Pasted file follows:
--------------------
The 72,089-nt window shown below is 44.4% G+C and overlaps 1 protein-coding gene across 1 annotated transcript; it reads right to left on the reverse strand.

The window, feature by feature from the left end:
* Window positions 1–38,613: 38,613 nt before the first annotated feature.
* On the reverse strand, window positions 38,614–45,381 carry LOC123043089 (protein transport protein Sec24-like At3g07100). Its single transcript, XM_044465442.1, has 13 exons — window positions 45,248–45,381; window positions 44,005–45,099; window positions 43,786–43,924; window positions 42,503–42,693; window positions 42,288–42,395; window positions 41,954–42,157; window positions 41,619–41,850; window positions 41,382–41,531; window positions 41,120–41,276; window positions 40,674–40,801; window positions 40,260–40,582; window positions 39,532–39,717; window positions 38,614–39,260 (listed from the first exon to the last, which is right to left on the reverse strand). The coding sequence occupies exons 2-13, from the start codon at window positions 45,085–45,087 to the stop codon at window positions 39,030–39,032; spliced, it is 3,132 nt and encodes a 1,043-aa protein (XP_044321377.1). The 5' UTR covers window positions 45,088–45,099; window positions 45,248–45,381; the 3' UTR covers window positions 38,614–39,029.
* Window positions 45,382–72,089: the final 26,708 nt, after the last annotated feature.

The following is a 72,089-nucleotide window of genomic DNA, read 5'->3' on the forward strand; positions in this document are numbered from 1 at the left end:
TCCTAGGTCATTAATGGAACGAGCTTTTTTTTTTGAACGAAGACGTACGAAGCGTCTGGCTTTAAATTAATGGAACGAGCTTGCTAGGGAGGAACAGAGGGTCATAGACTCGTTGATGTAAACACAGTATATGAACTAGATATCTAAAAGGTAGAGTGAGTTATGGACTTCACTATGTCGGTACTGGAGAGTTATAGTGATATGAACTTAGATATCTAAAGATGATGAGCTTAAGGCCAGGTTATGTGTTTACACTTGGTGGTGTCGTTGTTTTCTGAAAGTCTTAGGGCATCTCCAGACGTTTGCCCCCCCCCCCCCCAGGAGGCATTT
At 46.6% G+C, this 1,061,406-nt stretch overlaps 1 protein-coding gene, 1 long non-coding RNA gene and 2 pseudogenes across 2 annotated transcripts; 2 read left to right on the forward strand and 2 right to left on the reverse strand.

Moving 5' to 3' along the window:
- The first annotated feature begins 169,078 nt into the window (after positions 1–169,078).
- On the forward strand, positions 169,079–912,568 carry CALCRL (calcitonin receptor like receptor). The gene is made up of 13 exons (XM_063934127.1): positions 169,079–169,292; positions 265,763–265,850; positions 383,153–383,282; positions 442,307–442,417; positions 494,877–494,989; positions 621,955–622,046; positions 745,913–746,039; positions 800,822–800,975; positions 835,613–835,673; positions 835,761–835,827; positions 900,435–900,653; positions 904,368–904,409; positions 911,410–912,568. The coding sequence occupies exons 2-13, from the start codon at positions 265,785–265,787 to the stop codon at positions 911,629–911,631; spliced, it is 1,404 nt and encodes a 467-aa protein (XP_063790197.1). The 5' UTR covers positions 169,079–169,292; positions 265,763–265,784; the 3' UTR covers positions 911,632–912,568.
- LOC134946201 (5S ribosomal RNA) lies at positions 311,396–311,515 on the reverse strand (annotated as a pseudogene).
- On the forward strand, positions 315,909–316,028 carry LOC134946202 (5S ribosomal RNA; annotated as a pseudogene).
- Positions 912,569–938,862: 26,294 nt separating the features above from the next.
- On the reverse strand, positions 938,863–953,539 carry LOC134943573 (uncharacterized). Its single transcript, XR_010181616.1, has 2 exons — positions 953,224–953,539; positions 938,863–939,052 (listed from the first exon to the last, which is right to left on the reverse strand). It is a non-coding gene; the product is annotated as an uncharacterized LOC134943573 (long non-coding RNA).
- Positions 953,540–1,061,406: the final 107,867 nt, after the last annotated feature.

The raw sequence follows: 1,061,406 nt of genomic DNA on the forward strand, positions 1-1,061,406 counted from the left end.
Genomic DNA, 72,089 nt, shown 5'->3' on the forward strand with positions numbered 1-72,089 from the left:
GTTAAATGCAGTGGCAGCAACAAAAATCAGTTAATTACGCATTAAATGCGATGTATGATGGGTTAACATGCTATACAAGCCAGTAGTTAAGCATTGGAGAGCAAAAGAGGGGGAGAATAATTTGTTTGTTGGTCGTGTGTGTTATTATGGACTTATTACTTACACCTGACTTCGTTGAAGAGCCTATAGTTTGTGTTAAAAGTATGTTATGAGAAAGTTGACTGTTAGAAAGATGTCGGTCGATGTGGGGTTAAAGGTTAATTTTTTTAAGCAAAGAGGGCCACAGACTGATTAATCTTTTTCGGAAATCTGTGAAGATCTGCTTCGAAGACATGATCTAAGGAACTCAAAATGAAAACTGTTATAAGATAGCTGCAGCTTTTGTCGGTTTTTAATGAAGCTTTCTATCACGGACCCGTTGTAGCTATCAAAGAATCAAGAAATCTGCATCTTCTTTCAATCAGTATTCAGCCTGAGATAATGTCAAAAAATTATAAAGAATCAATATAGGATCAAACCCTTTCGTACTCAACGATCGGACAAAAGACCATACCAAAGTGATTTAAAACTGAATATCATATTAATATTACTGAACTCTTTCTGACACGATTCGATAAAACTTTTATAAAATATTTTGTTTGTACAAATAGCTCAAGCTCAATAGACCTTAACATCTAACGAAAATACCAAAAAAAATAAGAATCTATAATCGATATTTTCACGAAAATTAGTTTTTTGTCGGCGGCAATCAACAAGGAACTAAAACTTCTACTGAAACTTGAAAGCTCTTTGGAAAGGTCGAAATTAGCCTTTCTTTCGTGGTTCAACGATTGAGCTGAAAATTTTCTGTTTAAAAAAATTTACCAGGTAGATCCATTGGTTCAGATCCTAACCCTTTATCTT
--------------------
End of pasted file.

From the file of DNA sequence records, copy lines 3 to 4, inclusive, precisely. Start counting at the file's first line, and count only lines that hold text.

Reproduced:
* Window positions 1–38,613: 38,613 nt before the first annotated feature.
* On the reverse strand, window positions 38,614–45,381 carry LOC123043089 (protein transport protein Sec24-like At3g07100). Its single transcript, XM_044465442.1, has 13 exons — window positions 45,248–45,381; window positions 44,005–45,099; window positions 43,786–43,924; window positions 42,503–42,693; window positions 42,288–42,395; window positions 41,954–42,157; window positions 41,619–41,850; window positions 41,382–41,531; window positions 41,120–41,276; window positions 40,674–40,801; window positions 40,260–40,582; window positions 39,532–39,717; window positions 38,614–39,260 (listed from the first exon to the last, which is right to left on the reverse strand). The coding sequence occupies exons 2-13, from the start codon at window positions 45,085–45,087 to the stop codon at window positions 39,030–39,032; spliced, it is 3,132 nt and encodes a 1,043-aa protein (XP_044321377.1). The 5' UTR covers window positions 45,088–45,099; window positions 45,248–45,381; the 3' UTR covers window positions 38,614–39,029.